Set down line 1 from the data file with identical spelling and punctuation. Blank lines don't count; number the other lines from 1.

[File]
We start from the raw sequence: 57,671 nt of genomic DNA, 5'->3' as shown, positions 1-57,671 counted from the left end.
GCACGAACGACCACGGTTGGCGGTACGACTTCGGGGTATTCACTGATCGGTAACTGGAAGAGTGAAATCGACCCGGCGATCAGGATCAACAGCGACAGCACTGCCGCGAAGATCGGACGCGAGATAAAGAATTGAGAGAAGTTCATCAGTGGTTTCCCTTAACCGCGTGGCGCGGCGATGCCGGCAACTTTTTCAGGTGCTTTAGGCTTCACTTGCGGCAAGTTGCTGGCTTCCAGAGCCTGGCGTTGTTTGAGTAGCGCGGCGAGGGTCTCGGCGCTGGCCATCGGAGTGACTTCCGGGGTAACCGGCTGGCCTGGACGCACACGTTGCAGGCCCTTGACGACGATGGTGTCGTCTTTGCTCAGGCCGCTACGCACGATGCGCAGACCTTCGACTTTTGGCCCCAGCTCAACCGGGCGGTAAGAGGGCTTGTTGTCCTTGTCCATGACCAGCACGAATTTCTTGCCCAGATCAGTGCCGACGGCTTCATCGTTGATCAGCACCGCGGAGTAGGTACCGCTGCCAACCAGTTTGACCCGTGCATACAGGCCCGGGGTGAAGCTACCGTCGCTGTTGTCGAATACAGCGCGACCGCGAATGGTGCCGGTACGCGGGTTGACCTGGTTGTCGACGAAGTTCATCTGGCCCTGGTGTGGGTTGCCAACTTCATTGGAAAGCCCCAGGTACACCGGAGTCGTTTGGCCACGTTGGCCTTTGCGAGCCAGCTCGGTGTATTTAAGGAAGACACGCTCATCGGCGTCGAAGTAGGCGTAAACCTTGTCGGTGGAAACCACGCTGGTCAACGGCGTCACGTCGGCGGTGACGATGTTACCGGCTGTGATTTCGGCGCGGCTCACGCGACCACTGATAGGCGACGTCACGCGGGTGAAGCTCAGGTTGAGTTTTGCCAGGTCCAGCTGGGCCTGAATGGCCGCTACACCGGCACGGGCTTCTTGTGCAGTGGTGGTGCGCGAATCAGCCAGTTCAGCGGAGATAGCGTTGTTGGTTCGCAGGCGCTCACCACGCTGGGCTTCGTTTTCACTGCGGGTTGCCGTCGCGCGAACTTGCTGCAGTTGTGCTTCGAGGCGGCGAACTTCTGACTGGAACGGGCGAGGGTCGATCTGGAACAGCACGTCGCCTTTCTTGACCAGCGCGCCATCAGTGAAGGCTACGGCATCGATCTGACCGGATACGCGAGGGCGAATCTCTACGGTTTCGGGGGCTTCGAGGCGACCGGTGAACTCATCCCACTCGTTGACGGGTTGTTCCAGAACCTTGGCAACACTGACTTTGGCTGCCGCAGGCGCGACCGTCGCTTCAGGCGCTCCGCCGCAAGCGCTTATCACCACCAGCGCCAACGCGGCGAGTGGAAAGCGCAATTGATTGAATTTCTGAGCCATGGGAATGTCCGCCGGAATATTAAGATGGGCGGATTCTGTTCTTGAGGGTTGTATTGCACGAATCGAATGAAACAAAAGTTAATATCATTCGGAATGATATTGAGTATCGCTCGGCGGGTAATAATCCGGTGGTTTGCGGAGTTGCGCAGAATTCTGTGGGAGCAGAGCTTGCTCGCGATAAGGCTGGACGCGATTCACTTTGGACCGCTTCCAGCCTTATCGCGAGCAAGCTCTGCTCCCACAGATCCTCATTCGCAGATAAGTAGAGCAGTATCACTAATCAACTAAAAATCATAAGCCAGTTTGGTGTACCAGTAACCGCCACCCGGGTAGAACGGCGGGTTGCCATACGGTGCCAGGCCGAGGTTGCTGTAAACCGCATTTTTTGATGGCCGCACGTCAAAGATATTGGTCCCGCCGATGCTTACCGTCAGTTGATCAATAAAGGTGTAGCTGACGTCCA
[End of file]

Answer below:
We start from the raw sequence: 57,671 nt of genomic DNA, 5'->3' as shown, positions 1-57,671 counted from the left end.